Private Harry LOMAS

Middlesex Regiment
(Duke of Cambridge's Own)
13th Battalion
Service Number:
Date of Death:
16 August 1916 - Killed in Action
Cemetery / Memorial:
Memorial Reference:
Pier and Face 12 D and 13 B.

Personal History:

Harry was born in the September quarter 1894, the son of James (Blacksmith) and Elizabeth Jane (née Lomas) Lomas. In 1901 (Census RG 13/3269) the family were living at 2 Alma Cottages, Fairfield, Buxton. In 1904 Harry's father, James, died and in the June quarter 1908 Elizabeth married George Goodwin (Stone Mason), who also enlisted for Service. (see Footnote below)

In 1911 (Census RG 14/21233) Harry and his two younger brothers, Reginald Walter and James, plus their new brother, Robert (Goodwin) were living at 145 Fairfield Road, Buxton. Harry was working as a "Confectioner". Later the family moved to 123.

Military History:
Harry enlisted in the 13th Battalion of the Middlesex Regiment in Buxton. Unfortunately his Service Papers have not survived, although his Medal Index Card shows that he was posted to France on the 31st August 1915.

The 13th (Service) Battalion was formed at Mill Hill in September 1914 as part of K3 (Kitchener's Third New Army) and attached to 73rd Brigade, 24th Division. The units of the Division began to assemble in the area of Shoreham and initially organisation was rather chaotic, the new volunteers having very few trained officers and NCOs to command them, no organised billets or equipment. It was March 1915 before makeshift drab uniforms arrived and not until July before rifles were issued.

The Division moved to Aldershot for final training between 19th - 23rd June 1915. Lord Kitchener inspected the Division at Chobham ranges on the 19th August and the following day were inspected by King George V. Orders were received on the 19th August to move to France and the first units landed at Boulogne on the 2nd September 1915, so clearly Harry must have been one of the early recruits to the Battalion.

The Division concentrated in the area between Etaples and St Pol on the 4th September, but their first Battle experience was truly appalling. After only a few days in France and after long forced marches they moved into the Reserve for the British assault at Loos. Planning left it too far behind for the men to be a used as reinforcements on the first day, but it was sent into action on the 26th September, whereupon it suffered over 4178 casualties for very little gain.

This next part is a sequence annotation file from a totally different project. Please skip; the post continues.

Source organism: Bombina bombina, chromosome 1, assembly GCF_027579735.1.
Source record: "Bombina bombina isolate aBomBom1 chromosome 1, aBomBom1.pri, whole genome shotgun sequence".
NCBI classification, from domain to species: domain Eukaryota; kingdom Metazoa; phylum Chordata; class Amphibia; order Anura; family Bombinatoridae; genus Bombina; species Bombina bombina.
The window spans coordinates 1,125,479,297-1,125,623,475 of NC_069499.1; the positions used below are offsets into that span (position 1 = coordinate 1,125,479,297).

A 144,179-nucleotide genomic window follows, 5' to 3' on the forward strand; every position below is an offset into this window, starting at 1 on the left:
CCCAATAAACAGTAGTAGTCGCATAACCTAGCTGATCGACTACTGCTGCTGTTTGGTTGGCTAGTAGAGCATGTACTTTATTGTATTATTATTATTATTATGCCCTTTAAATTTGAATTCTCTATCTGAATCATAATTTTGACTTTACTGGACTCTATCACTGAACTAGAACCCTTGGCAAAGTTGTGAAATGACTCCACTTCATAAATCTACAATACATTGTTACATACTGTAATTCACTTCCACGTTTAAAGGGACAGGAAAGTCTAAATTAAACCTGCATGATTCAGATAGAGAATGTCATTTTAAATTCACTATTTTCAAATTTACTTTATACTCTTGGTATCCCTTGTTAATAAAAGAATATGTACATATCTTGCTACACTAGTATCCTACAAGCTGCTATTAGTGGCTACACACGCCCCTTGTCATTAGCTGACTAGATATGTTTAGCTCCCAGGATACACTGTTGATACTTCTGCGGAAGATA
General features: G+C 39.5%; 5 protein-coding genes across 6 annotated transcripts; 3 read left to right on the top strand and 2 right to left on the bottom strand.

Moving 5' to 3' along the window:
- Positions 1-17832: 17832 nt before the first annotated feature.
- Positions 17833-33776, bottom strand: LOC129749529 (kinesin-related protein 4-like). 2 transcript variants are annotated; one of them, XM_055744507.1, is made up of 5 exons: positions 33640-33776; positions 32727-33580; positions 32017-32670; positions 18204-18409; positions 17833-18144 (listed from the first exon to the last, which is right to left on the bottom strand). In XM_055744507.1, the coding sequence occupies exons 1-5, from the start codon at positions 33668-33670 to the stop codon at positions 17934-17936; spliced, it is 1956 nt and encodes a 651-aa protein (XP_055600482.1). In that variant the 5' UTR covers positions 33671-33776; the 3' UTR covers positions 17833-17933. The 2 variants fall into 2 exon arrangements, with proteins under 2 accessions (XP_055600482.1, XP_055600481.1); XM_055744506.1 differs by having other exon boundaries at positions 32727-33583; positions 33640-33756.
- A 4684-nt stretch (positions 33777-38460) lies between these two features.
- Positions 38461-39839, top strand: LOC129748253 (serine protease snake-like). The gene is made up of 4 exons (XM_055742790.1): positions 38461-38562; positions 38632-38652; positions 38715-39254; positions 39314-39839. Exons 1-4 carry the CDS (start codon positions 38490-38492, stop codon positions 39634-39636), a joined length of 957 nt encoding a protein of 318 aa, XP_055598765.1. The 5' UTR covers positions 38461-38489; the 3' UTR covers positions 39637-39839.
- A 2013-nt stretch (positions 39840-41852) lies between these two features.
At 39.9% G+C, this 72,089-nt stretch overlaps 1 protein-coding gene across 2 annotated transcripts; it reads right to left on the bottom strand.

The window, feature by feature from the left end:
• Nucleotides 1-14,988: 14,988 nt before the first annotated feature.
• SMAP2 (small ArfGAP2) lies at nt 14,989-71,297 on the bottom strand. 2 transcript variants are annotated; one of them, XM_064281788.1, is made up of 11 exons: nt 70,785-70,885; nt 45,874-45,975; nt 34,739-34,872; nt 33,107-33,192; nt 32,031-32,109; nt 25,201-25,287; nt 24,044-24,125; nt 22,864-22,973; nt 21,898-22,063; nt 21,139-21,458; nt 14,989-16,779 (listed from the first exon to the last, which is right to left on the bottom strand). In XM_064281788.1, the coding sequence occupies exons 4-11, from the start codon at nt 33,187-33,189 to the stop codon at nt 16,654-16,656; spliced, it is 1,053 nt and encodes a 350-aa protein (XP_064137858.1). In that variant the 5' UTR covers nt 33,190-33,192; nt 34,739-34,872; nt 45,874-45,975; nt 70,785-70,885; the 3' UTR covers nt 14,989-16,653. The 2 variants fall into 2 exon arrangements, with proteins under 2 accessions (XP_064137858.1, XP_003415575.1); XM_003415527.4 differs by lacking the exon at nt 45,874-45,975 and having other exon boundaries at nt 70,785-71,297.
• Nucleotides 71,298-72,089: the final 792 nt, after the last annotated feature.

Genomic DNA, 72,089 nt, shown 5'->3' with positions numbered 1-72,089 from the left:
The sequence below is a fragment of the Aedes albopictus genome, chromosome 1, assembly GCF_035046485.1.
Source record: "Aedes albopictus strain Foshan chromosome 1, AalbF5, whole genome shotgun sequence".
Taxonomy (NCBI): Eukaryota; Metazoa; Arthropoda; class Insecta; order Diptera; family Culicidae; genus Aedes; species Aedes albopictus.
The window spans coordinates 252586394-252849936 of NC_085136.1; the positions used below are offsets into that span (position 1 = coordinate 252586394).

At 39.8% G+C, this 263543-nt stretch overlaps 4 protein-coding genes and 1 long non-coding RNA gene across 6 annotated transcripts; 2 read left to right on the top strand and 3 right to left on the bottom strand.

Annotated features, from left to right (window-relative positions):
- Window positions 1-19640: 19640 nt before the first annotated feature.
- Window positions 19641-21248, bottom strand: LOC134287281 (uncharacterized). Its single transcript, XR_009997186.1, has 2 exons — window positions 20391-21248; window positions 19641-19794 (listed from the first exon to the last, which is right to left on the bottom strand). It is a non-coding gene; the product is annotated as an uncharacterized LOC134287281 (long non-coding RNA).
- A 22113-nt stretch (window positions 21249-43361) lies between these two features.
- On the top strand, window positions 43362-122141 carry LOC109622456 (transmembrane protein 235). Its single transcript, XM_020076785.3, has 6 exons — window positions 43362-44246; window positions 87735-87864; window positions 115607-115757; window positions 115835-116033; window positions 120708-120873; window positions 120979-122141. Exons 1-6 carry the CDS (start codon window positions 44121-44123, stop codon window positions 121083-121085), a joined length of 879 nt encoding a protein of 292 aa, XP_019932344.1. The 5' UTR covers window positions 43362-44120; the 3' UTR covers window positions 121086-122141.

In 1916 the Division's first main actions was during the German's gas attack at Wulverghem on the night of the 29th/30th April on a front of 3,500 yards (3200 m.) held by the 3rd and 24th Divisions. Their next action was The Battle of Delville Wood, 15th July - 3rd September 1916, and it was during this action that Harry was killed in action on the 16th August.

The Battalion War Diary outlines the preparation for the Battle:

"8 August: 2pm marched across ridge to camp in valley on other side in bivouacs. Practiced attacking GUILLEMONT trenches till July [sic.] 17th." - presumably meant to read "August".

There are no more entries until the 17th, which signalled the start of the Battle proper:

"LIEUT. BURT first wounded by our shells then killed while going down to dressing station. 2nd LIEUT. DePASS wounded in shoulder by our shells. CAPTS. MIDDLETON & REEVES & LIEUT. PARKES buried in TEALE TRENCH and were dug out. CAPTS. MIDDLETON & REEVES went to Hospital.

2.45 p.m.: Battalion attacked GUILLEMONT trenches but was held up just outside them by M.G.s from strong point on right and then shelled heavily while lying in the open.


Bn. moved to BRICQUETTERIE for night." (See Footnote below)

Harry's 13th Battalion had 192 Officers and men killed or died of wounds during this Battle, 138 of whom, like Harry have no known grave and are commemorated on the Thiepval Memorial. The majority of the casualties (117) were on the 18th August, as the War Diary reveals, although one wonders how many were lost to "friendly fire"!. Only one other from the Battalion was killed on the same day as Harry - Pt. William S. BATES. The usual cause of these random events prior to a Battle would be sniper fire.

                                      ...  about the Battle of Delville Wood

·  Harry's stepfather, Sapper George GOODWIN, Royal Engineers, died at home on 25 March 1917. He is buried in Fairfield Churchyard, Buxton.

· The Officer casualties named above are: Lt. William James BURT; Capt. James Baron REED; Capt. Bernard Ashworth JAMES;

· I am grateful to Jonty Wild for the photo of Harry's name on the Memorial
· I am also grateful to Colin Taylor for the War Diary extracts

Link to CWGC Record
The Thiepval Memorial
Pt Harry Lomas' name on the Memorial